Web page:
It is evident that if the phase shift is only a few hours, the environment becomes very hot even during the evening and night, because the internal walls release the heat accumulated during the hot hours too quickly. A phase shift greater than 12 hours, on the other hand, allows the heat accumulated during the evening and night hours to be disposed of.
Other elements to consider
In addition to periodic thermal transmittance and thermal inertia, ventilation and shading should also be considered for an optimal evaluation of a summer insulation intervention.
Shading can be obtained through systems:
- filtering (such as curtains)
- shielding (such as louvre systems)
- blinds (e.g. roller shutters)
- trees with deciduous leaves
By ventilation we mean the natural one, which should facilitate the dispersion of heat, especially at night. But due to the “heat island” effect that occurs in the largest cities, it is also good to be able to ventilate through a controlled mechanical ventilation (VMC) system.
Thermal insulation of the attic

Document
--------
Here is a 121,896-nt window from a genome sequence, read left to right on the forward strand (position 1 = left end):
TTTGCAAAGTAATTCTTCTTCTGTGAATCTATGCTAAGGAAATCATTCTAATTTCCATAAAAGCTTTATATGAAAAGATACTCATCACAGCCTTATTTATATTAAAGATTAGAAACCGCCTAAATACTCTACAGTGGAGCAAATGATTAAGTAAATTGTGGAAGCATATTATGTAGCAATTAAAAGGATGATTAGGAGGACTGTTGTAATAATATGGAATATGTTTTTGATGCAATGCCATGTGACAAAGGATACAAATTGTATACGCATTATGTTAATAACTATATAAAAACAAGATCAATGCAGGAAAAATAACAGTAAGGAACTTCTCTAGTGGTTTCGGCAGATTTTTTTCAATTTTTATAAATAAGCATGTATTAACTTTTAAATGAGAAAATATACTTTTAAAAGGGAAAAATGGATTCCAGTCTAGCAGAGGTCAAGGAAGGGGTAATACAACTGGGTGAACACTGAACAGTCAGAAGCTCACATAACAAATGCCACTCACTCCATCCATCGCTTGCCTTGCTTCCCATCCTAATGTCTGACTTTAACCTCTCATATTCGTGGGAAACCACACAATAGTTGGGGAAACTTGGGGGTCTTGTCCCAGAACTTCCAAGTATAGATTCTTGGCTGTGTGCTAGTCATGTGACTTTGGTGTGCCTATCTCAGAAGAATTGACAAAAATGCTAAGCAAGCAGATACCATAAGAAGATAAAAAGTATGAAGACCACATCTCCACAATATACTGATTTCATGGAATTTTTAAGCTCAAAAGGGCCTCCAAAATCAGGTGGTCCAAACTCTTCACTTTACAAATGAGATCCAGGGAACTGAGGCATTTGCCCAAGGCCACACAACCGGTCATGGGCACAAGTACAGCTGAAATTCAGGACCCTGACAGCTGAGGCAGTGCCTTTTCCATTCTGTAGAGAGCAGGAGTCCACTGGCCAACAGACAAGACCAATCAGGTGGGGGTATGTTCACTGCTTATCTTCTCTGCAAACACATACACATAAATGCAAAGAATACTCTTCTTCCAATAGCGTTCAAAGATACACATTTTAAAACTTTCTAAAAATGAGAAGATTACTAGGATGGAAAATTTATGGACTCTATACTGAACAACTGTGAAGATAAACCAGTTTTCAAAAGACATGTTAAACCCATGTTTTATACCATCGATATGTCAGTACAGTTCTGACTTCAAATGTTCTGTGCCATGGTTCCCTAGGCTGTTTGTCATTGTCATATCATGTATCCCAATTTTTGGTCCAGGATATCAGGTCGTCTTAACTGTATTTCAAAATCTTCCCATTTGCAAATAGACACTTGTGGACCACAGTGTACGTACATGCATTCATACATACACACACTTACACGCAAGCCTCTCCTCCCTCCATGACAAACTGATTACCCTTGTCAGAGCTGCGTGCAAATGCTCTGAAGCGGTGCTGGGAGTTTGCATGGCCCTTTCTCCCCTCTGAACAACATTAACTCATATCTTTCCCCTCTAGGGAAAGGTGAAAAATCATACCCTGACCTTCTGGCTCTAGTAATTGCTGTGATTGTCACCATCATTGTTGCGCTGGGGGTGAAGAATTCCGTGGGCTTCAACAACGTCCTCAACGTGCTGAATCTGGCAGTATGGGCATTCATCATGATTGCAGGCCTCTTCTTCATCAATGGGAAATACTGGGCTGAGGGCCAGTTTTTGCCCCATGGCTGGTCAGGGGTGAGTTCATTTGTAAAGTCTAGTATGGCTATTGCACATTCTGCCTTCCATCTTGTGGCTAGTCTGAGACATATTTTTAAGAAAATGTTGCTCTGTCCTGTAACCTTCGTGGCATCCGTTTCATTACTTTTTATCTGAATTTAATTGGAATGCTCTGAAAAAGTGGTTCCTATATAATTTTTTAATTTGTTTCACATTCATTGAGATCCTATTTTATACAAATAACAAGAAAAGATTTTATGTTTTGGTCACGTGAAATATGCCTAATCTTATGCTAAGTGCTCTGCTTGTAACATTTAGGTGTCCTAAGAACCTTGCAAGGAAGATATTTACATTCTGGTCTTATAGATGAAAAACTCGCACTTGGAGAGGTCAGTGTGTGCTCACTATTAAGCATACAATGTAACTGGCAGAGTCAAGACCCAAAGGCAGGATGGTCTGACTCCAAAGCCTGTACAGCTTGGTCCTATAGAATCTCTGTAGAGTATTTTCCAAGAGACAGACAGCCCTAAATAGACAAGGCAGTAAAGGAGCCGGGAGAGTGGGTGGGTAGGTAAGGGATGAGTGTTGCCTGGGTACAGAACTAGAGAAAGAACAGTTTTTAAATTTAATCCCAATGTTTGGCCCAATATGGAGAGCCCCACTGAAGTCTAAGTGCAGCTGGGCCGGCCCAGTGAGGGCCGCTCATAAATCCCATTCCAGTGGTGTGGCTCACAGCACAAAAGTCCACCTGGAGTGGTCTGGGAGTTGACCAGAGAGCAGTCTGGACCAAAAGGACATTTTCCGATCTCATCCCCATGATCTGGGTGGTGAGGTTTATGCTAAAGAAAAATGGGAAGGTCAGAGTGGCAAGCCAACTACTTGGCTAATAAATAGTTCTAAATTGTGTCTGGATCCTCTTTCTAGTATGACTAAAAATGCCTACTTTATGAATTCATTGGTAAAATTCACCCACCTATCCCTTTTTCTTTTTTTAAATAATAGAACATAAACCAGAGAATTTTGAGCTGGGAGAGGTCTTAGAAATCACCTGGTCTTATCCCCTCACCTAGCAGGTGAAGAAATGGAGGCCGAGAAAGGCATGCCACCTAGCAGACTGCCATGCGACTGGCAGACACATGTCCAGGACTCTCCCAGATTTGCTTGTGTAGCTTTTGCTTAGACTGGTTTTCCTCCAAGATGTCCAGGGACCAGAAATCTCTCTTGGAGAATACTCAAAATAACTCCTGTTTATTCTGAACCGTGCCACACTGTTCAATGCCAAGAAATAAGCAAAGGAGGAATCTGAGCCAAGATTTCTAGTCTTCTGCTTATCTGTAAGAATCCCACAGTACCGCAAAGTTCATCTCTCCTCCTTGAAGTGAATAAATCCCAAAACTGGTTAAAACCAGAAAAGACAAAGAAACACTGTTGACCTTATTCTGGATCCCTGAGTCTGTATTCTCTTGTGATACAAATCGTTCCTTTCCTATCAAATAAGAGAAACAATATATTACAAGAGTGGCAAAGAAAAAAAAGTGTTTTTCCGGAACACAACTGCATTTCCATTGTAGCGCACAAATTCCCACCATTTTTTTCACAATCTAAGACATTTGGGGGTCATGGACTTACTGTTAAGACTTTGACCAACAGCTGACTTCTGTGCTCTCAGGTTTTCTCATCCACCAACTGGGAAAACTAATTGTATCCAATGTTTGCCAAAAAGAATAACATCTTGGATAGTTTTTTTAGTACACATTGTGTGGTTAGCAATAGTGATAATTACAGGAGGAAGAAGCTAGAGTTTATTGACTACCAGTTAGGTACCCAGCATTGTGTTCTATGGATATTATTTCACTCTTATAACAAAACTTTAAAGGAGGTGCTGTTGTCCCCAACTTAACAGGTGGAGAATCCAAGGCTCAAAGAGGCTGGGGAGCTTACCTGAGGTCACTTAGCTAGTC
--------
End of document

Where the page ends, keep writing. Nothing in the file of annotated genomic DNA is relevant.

The roof is the part of the building that generally presents the greatest problems of heat dispersion in winter and heat accumulation in summer.
The owners of independent houses or apartments on the top floor of a condominium know very well that the attic rooms are the most critical in the whole house, where, especially in summer, the rooms immediately placed under the roof reach very high day and night temperatures.
As for vertical walls, even in the case of attic insulation, the insulating material used must have a low thermal conductivity (it must be a good insulator) but at the same time a high material density, i.e. a mass expressed in Kg / m3, high (see table in the next paragraph).
Materials to consider for summer insulation
Specifying that each intervention must be evaluated and designed as a case in itself and that therefore also the materials are to be chosen according to the specific case, on the basis of what is indicated above, in the case of summer thermal insulation there are materials more suitable than others.
From the table it can be seen that, in principle, the most suitable materials for summer insulation are wood wool, wood fiber, expanded cork, rock wool.
Materials such as EPS, XPS or polyurethane do not have a sufficient density (kg / m3) to obtain optimal summer insulation.
Natural materials such as wood fiber, cork or hemp are also highly permeable to vapor allowing the house to “breathe”.